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My first WC experience or: Why I had to buy a new motherboard.

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Sep 29, 2011
North Central Idaho
I've been shoveling the coal to an early run PhII 555 x2 3.1GHz for 2 years now. Cooler was an ARCTIC COOLING Freezer 64 Pro 92mm. I was one of the lucky ones: It popped open to 4 cores and ran fine at 3.8GHz (4.1 for about 20min on P95). I was overjoyed and set to work transcoding my DVD library for the media center. But, late last year I had to drop the mult to X18.5 (3.7GHz) and again in May this year to X18, then last month to X17.5 (or 3.5GHz). I worked the water out of it. It ran pretty much @ 50..53C when I was at the console.

I decided to have a go at mitigating the re-diffusion process that was going on on the die and purchased an Antec Kuhler h2o 920. I selected this unit (as I understand all Antec and Corsair cooling kits are made by the same OEM) cuz it looked identical to the favorably considered >> Corsair H100 except it had a three row radiator as opposed to the H100s two row radiator. << :eek: ed: Totally wrong. Comparison was w/ an H70 which indeed looks to have a three row radiator. What cinched the decision was that J&R had it on sale at $89+ w/ free shipping. BTW J&R must have deep stock on Antec coolers as I noticed the two row single fan unit on sale today.

Moving forward: I ran into problems right away with installation of the integrated WB/pump/controller module connection to the 'wire side' motherboard fastening assembly/bracket. The fastening bracket was virtually impossible to keep registered with the 'spigots' of the captive nuts fully seated in the motherboard through holes. Flashback: I should have removed the motherboard! I solved the problem, or so I thought, by placing a piece of foam rubber on my desk that would keep the fastening assembly in place by pushing up through the access opening to the cpu under side area in my case.

Engaging the WB assembly clip/bracket screws was difficult at best. Very easy to start fasteners cross threaded. Luckily the anti rotation facility provided by the injection molded retainer bracket was puny enough to not allow any damage to the clip screws or captive nuts below. Observation: Retaining screw pitch is way to high. Question: Why didn't they just throw in a hand full of screws that fit all the stiffener brackets for target installations? This should have been far less costly than molding a custom retainer part and making 4 stainless captive nuts.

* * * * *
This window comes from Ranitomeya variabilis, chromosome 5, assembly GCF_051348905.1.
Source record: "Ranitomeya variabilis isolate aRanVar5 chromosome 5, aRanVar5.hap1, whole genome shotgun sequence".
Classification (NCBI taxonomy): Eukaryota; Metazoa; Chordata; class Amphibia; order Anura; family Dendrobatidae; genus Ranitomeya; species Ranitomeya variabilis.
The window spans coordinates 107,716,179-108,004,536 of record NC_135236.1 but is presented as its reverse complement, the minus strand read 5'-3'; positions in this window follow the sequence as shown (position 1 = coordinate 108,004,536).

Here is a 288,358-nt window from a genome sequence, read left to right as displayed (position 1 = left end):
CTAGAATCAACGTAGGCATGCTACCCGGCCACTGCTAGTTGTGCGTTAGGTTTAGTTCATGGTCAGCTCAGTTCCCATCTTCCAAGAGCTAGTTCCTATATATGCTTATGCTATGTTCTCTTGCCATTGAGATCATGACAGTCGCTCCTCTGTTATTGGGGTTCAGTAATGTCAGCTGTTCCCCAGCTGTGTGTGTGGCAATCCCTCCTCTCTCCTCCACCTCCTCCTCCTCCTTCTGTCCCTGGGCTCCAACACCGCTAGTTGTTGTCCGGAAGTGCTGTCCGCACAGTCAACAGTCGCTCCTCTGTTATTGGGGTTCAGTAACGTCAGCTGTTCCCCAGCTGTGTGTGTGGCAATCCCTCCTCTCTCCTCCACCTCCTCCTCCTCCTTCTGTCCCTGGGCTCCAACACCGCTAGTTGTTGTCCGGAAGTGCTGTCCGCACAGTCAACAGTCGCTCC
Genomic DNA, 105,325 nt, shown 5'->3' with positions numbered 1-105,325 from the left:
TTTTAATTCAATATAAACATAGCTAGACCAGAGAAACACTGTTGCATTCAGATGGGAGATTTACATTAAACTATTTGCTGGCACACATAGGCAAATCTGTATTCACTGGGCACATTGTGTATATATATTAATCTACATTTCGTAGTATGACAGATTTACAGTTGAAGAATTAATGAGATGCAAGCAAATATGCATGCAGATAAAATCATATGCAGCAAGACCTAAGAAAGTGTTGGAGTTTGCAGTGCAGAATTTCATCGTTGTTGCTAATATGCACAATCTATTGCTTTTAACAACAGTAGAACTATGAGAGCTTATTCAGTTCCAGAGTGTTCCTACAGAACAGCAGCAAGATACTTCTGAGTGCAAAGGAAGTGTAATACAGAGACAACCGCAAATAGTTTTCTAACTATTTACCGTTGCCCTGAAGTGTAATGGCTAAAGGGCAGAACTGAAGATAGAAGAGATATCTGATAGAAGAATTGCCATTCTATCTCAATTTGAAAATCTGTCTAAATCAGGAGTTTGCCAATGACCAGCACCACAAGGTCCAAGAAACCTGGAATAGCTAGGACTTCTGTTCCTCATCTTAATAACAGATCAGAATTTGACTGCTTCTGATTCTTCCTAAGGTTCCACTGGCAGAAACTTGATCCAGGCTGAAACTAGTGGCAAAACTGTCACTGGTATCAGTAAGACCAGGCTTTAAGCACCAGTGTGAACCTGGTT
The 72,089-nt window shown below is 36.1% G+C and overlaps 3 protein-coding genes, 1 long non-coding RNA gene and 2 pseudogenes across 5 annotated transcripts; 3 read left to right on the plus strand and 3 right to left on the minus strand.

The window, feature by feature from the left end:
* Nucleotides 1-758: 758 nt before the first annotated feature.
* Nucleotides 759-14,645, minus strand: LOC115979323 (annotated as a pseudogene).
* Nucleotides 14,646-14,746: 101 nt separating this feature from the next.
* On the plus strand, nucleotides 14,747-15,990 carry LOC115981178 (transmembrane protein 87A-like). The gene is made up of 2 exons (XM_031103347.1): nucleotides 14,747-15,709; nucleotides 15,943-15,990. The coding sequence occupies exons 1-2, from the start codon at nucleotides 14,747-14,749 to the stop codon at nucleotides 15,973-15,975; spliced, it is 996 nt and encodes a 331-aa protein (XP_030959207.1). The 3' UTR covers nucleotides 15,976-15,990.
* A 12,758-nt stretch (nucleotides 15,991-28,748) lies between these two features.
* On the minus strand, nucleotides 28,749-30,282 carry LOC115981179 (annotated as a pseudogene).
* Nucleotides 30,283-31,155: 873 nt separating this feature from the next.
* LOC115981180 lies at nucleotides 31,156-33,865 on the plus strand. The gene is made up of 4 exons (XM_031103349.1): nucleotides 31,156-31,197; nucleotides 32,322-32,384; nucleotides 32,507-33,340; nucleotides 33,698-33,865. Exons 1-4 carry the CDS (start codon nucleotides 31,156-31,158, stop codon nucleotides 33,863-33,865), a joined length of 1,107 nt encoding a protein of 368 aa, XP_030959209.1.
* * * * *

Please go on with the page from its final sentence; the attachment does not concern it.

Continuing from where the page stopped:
Anyway, it all went together and temps went down to the mid 40s and I was able to bump the speed back up to 3.6GHz. Very happy, I was able to stave off an expensive cpu upgrade with a lesser upgrade that would migrate forward in future upgrades. Then the boot dropped.

Two weeks ago, I came in at my usual 0500hrs to turn up the network and my workstation. Workstation was dead, nada, zip, null. I was dumbfounded, the machine had been running perfectly and in it's new configuration for some +/- two weeks. With no feedback from the machine at all: I manually reset the bios (M4A78T-E), forced an old Sony monitor to stay alive w/ no input in VGA mode and still nothing. All I had left was isolation, inspection, then substitution. I first started disconnecting everything from the board but for one ram stick, no joy.

Inspection revealed that one of the captive nut spigots was not registered in the motherboard through hole. It was immediately clear that this has produced pressure on the motherboard that would try to bend it into a cup shape inside the area defined by the through holes. To test, I loosened the WB assembly mounting screws two turns at a time and tried to start the system. At the point where the mounting screws released 'all spring' in the WB assembly mounting clip, the system started.A last ditch attempt at saving things was tried by putting a drop of RTV Silicone at each of the corners of the bottom bracket to hold it in place and let it cure. No joy. As soon as "any" tension was developed in clamping the WB assembly down, the system would quit. I ordered a new board, M5A97-EVO. I realize fully that I have no one to blame for this incident but myself and accept full responsibility. The board was toast. One of the traces from some layer or through hole socket mounting plating had barfed.

While waiting for the new board, I studied the WB assembly mounting system and thought about how to make it better, for me, keep in mind. Thinking about the injection molded backing bracket with captive nut retainers, led me to understand that even when properly installed, the strength/stiffness of the connecting members between nut locations was not sufficient to support the motherboard against 'cupping' under load of the top WB assembly clip tension. Not looking for a scapegoat here just returning to my engineering roots. I tried fitting the original heat sink mounting bracket screws through the plastic insert towers/retainers that were fitted to the WB assembly clip and discovered that that would require a one way modification. I was prepared to purchase the correct length metric screws at the local hardware but not risk modifying those small plastic retainers. Then I realized that I had a spare steel bracket from the dead M4A78T-E and drill reamed out the captive nuts in it to slip fit the spigots of the captive nuts on the Astec supplied bracket. I glued the plastic bracket to the steel bracket with 4 drops of RTV Silicone and when the new board arrived, poof! I now have an adequately stiff backing plate for the cpu area and have not ruined anything but an old motherboard. yeowie!